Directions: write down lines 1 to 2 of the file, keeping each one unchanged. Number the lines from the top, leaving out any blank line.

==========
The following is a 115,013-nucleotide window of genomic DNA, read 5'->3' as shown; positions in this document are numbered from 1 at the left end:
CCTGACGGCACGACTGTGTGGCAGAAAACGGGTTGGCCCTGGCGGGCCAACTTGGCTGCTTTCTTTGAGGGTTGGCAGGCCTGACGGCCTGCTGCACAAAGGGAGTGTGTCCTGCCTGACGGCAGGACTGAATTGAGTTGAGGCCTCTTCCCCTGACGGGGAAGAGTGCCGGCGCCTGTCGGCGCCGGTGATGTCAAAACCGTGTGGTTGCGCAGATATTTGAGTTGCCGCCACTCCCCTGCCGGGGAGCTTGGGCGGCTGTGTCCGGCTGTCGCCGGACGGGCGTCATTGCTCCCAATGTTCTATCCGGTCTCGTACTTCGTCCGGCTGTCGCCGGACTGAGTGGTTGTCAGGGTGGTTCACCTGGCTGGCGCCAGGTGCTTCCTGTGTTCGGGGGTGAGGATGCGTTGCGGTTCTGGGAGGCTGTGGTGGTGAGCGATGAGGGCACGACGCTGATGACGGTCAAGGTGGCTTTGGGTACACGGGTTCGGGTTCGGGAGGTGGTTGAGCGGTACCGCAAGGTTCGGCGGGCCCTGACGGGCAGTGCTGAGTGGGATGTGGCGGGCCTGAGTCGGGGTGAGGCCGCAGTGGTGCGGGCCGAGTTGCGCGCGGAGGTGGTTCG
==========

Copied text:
The following is a 115,013-nucleotide window of genomic DNA, read 5'->3' as shown; positions in this document are numbered from 1 at the left end:
CCTGACGGCACGACTGTGTGGCAGAAAACGGGTTGGCCCTGGCGGGCCAACTTGGCTGCTTTCTTTGAGGGTTGGCAGGCCTGACGGCCTGCTGCACAAAGGGAGTGTGTCCTGCCTGACGGCAGGACTGAATTGAGTTGAGGCCTCTTCCCCTGACGGGGAAGAGTGCCGGCGCCTGTCGGCGCCGGTGATGTCAAAACCGTGTGGTTGCGCAGATATTTGAGTTGCCGCCACTCCCCTGCCGGGGAGCTTGGGCGGCTGTGTCCGGCTGTCGCCGGACGGGCGTCATTGCTCCCAATGTTCTATCCGGTCTCGTACTTCGTCCGGCTGTCGCCGGACTGAGTGGTTGTCAGGGTGGTTCACCTGGCTGGCGCCAGGTGCTTCCTGTGTTCGGGGGTGAGGATGCGTTGCGGTTCTGGGAGGCTGTGGTGGTGAGCGATGAGGGCACGACGCTGATGACGGTCAAGGTGGCTTTGGGTACACGGGTTCGGGTTCGGGAGGTGGTTGAGCGGTACCGCAAGGTTCGGCGGGCCCTGACGGGCAGTGCTGAGTGGGATGTGGCGGGCCTGAGTCGGGGTGAGGCCGCAGTGGTGCGGGCCGAGTTGCGCGCGGAGGTGGTTCG